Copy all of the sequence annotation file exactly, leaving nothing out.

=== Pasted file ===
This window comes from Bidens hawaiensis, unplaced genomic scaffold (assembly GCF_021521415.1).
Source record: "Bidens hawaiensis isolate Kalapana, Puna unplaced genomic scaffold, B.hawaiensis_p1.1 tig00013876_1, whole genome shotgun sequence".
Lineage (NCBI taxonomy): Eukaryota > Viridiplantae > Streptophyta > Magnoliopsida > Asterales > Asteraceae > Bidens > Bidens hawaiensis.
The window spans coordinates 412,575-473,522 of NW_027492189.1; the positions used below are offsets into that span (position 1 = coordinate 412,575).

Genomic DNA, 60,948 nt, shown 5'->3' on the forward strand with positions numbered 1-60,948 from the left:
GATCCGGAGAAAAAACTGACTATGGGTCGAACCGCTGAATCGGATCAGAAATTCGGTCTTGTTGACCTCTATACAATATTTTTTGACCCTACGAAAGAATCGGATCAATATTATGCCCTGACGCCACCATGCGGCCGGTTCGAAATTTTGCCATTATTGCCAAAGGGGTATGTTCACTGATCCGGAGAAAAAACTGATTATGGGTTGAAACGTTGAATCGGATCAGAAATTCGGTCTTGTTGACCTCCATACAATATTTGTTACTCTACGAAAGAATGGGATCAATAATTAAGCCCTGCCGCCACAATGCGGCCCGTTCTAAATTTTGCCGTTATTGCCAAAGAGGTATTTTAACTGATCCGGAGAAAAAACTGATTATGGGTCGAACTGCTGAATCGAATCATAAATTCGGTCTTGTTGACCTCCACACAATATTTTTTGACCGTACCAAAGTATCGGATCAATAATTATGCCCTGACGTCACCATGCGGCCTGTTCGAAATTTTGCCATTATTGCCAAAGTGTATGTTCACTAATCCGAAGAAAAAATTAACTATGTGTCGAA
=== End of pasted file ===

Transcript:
This window comes from Bidens hawaiensis, unplaced genomic scaffold (assembly GCF_021521415.1).
Source record: "Bidens hawaiensis isolate Kalapana, Puna unplaced genomic scaffold, B.hawaiensis_p1.1 tig00013876_1, whole genome shotgun sequence".
Lineage (NCBI taxonomy): Eukaryota > Viridiplantae > Streptophyta > Magnoliopsida > Asterales > Asteraceae > Bidens > Bidens hawaiensis.
The window spans coordinates 412,575-473,522 of NW_027492189.1; the positions used below are offsets into that span (position 1 = coordinate 412,575).

Genomic DNA, 60,948 nt, shown 5'->3' on the forward strand with positions numbered 1-60,948 from the left:
GATCCGGAGAAAAAACTGACTATGGGTCGAACCGCTGAATCGGATCAGAAATTCGGTCTTGTTGACCTCTATACAATATTTTTTGACCCTACGAAAGAATCGGATCAATATTATGCCCTGACGCCACCATGCGGCCGGTTCGAAATTTTGCCATTATTGCCAAAGGGGTATGTTCACTGATCCGGAGAAAAAACTGATTATGGGTTGAAACGTTGAATCGGATCAGAAATTCGGTCTTGTTGACCTCCATACAATATTTGTTACTCTACGAAAGAATGGGATCAATAATTAAGCCCTGCCGCCACAATGCGGCCCGTTCTAAATTTTGCCGTTATTGCCAAAGAGGTATTTTAACTGATCCGGAGAAAAAACTGATTATGGGTCGAACTGCTGAATCGAATCATAAATTCGGTCTTGTTGACCTCCACACAATATTTTTTGACCGTACCAAAGTATCGGATCAATAATTATGCCCTGACGTCACCATGCGGCCTGTTCGAAATTTTGCCATTATTGCCAAAGTGTATGTTCACTAATCCGAAGAAAAAATTAACTATGTGTCGAA